Buy four shows and save. (Don’t worry, ticket exchanges are free.)
Subscriptions must comprise an equal number tickets to each show. Prices subject to change after August 2.
New Voices in Black Cinema returns for its fourth year with narrative features, documentaries, and shorts that redefine the black experience in America and around the world.
Presented in partnership with ActNow Foundation. Since its founding in 2005, the ActNow Foundation has been a production company and advocate for diverse, independent filmmakers and playwrights interested in producing work reflecting the infinite range of African-American and Latino experiences across the globe. ActNow hosts regular events in Brooklyn to showcase the best in independent theater and film. Additionally, they are dedicated to fostering the growth of New York's brightest and most talented through regular panels, speakers, and workshops.
Q&As following most screenings.
For more events during New Voices in Black Cinema please visit ActNow's event lineup.
This inspiring documentary is a celebration of an unsung urban dance form.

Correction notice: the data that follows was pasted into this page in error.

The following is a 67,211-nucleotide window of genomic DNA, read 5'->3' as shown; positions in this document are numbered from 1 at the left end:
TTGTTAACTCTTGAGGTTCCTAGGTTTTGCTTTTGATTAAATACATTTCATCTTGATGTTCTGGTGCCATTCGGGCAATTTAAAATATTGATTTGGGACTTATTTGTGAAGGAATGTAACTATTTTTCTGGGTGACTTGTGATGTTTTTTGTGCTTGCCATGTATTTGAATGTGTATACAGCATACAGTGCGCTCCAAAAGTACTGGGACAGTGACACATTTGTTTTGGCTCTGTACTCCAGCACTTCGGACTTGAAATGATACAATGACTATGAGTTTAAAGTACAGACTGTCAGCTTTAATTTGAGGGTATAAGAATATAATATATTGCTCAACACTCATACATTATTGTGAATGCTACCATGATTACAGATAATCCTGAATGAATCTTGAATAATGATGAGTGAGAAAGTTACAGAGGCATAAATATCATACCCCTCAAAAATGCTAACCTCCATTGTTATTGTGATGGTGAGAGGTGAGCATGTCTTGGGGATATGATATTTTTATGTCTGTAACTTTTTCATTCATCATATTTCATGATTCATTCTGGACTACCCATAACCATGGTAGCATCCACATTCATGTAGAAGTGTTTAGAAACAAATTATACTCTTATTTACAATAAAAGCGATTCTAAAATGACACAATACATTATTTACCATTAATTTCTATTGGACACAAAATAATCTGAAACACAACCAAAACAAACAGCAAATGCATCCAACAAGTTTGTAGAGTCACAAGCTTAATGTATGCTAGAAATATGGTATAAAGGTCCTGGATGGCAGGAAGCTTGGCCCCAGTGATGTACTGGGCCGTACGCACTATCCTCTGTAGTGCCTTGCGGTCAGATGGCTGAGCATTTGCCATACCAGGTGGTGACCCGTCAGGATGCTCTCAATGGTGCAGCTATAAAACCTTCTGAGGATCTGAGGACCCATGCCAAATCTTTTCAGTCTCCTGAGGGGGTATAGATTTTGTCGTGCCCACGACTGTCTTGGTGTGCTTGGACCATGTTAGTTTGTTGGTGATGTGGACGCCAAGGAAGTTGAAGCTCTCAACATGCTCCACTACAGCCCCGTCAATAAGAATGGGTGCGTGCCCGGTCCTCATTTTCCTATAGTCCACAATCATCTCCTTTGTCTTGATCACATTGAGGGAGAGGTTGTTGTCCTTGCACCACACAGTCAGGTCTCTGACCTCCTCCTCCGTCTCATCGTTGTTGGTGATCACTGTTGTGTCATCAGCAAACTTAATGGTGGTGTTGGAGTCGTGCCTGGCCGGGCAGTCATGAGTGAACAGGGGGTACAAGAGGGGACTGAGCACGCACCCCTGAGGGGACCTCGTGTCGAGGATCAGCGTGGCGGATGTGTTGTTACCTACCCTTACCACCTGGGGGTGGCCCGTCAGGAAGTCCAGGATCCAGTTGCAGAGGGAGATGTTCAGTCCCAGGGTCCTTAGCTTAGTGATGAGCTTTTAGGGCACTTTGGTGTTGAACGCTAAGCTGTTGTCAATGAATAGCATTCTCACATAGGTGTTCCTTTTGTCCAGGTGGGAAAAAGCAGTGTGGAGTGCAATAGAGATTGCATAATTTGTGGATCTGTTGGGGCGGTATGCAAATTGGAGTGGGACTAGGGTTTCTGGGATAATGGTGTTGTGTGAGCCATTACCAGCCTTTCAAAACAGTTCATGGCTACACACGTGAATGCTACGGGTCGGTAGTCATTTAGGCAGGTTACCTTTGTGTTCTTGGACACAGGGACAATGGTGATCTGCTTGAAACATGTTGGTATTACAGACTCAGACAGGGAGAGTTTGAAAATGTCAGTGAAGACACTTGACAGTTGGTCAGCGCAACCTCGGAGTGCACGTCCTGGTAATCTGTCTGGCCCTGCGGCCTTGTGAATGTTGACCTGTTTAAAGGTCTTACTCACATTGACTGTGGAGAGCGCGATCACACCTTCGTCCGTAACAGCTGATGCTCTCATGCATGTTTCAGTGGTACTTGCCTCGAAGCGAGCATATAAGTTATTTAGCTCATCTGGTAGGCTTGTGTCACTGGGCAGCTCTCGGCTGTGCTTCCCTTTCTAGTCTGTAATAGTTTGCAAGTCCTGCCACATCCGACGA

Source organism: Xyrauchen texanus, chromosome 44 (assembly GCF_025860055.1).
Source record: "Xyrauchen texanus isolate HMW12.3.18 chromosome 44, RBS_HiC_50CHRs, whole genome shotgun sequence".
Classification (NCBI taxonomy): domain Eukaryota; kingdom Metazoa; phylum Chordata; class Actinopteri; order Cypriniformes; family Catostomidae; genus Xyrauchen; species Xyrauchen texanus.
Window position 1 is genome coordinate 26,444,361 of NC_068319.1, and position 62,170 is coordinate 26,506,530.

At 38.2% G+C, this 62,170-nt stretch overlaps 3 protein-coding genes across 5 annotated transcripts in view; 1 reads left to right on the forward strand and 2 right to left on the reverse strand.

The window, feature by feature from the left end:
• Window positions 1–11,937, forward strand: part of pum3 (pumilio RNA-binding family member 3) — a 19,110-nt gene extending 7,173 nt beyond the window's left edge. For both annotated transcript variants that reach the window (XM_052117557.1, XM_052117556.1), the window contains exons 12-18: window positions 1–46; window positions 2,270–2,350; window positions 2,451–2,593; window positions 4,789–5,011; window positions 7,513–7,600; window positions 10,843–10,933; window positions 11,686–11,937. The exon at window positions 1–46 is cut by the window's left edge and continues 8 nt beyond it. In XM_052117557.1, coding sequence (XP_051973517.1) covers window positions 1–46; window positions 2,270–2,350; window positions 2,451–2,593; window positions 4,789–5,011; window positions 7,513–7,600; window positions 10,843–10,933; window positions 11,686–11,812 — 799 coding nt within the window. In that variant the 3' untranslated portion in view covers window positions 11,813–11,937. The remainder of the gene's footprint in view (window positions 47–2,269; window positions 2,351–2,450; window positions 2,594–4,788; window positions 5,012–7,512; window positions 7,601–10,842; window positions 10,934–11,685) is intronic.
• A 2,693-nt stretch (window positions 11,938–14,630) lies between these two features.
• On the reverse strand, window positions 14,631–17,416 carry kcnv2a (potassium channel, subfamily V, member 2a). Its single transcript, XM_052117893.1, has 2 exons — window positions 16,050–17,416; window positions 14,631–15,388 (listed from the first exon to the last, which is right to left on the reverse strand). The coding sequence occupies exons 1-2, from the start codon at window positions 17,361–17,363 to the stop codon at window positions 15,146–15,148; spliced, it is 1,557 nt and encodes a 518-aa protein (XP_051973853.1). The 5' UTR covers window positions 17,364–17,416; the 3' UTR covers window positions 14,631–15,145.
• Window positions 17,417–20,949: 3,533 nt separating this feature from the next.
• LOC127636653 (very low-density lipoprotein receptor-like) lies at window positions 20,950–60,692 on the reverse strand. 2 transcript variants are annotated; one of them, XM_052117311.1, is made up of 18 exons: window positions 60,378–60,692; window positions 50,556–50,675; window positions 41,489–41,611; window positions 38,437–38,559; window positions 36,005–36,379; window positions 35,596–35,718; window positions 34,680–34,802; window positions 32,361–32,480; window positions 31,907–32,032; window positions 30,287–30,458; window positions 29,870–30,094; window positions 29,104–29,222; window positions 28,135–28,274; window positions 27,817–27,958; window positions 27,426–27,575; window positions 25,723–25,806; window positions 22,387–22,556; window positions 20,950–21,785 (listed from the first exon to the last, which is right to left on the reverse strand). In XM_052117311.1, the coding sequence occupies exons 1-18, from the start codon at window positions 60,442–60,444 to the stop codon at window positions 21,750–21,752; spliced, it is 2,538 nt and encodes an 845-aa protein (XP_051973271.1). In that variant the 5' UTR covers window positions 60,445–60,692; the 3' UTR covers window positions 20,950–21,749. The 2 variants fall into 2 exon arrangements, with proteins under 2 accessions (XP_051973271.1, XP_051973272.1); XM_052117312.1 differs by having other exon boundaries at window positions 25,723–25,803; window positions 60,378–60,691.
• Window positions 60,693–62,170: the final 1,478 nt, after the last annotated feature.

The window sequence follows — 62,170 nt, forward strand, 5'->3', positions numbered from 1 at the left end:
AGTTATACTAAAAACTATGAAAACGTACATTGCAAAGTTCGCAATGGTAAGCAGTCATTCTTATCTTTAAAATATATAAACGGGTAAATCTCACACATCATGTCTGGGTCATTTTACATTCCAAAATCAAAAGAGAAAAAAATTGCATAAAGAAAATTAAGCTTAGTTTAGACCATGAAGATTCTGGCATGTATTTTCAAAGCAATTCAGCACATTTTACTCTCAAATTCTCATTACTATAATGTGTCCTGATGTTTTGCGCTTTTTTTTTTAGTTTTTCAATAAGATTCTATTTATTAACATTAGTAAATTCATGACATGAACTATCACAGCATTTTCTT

A New York writer-director and his friends set off to Los Angeles to pursue their dreams.
An intimate look at the rarely seen world of undertaking in the black community.
This documentary explores the lifelong consequences of a criminal act of resistance.
A filmmaker resorts to extreme measures to help his mother through her mental illness.
A Lower East Side murder mystery, produced by Spike Lee and directed by Julius Onah.
A whimsical family film set in the working- and middle-class enclaves of Queens.
An animated film based on Marguerite Abouet’s popular graphic novel series.
A humorous look at the current state of African-American romantic relationships.
Hill Harper, Wayne Brady, and Ruby Dee star in this drama set during the early days of crack.
A selection of short films that skirt the line of reality.
This documentary chronicles a stand-off between radicals and the Philadelphia government.
A coming-of-age Latino-Jewish comedy set in Brooklyn.
John Sayles’ powerful allegory of immigrant experience celebrates its 30th anniversary.